The United Nation's message is loud and clear. It has denounced Myanmar's “brutal security operation” against Rohingyas as a “textbook example of ethnic cleansing” in what is its strongest ever condemnation of Myanmar. The UN high commissioner for human rights also said that the “security” operation being conducted by the government is disproportionate to the insurgent attacks carried out last month and there is no scope for Myanmar to continue to dilute the magnitude of the oppression.
Geopolitical interests notwithstanding, international relations cannot be bereft of principles. The present world order, however imperfect, is based on certain fundamental principles and norms, one of which is human rights. What would happen to the world order if minority communities all the world over were deprived of that?
Despite widespread reports of persecution and the onrushes of Rohingyas into Bangladesh in the past, we are yet to see any substantial action taken by the international community to address the gross human rights violations against the Rohingyas. Latest developments, however, should. We request earnestly our friends India and China to recalibrate their stance on the Rohingyas and use their leverage on that country to stop the persecution.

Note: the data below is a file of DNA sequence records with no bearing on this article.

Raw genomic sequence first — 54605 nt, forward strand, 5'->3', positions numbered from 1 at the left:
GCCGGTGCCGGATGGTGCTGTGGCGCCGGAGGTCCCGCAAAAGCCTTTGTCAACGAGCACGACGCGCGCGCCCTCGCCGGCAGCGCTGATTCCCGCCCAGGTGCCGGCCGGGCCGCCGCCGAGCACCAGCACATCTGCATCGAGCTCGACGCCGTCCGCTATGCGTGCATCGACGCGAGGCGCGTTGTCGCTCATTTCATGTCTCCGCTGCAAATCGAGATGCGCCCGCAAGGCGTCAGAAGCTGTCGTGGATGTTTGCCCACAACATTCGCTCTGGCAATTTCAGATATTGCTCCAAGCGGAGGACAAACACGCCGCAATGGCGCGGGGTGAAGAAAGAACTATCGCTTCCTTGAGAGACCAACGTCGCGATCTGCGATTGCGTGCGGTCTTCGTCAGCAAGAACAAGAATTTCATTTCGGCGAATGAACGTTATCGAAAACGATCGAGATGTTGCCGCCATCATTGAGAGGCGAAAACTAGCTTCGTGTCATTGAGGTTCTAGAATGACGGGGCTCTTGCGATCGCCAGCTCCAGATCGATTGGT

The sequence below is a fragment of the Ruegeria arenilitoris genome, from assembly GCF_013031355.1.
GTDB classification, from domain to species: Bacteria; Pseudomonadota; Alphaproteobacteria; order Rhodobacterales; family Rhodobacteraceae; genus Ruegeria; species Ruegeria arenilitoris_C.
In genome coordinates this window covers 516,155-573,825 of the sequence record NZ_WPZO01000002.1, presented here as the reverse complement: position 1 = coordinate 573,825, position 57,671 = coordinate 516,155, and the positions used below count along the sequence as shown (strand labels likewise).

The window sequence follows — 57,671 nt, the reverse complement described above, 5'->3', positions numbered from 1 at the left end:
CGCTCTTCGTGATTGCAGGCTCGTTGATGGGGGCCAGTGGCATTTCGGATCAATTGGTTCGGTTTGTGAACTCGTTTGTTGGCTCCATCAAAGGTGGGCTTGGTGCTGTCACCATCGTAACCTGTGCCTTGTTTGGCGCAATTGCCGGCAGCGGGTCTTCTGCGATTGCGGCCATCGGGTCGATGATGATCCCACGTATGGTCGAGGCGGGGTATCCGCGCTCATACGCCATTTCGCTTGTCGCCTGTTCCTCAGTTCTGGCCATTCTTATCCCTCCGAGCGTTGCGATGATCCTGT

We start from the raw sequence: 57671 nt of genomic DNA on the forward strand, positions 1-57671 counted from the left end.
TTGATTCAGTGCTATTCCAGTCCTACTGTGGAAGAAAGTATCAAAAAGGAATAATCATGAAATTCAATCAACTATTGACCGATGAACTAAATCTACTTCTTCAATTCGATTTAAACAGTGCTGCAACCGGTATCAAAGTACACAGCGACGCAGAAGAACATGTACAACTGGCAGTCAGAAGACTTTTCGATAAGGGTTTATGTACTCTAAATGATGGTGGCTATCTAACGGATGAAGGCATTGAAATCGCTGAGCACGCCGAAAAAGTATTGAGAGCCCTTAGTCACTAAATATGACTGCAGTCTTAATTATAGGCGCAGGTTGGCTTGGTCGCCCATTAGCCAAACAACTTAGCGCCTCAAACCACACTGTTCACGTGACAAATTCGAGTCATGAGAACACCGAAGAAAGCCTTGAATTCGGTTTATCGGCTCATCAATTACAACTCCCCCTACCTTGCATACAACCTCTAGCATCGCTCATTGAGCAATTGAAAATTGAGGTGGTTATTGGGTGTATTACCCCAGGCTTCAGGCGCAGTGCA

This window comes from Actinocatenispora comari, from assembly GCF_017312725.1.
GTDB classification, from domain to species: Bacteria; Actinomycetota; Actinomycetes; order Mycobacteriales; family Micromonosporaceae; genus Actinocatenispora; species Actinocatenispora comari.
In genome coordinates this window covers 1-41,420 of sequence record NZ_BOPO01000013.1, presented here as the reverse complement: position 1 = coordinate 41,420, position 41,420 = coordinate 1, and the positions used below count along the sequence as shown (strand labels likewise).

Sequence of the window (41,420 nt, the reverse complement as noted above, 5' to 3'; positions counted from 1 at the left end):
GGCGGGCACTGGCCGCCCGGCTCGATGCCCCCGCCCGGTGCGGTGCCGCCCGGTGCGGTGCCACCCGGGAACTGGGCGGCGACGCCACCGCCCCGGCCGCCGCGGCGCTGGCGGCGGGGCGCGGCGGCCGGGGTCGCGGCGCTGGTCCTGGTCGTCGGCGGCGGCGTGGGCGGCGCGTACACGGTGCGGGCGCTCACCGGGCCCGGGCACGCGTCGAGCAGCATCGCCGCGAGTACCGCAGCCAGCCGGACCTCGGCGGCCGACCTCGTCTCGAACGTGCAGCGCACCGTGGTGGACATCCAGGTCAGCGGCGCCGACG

Rohingyas have already suffered enough for a very long time. Bangladesh has had to deal with the influx of Rohingya refugees and bear the many associated costs time and again and has done so again, this time around.
Our appeal to the world is quite simple: justice for a persecuted people. Myanmar is a country composed of various minority groups, and if other minority groups could be granted their basic human rights, why not the Rohingyas? The UN has spoken and now our neighbours, especially our friends, also should.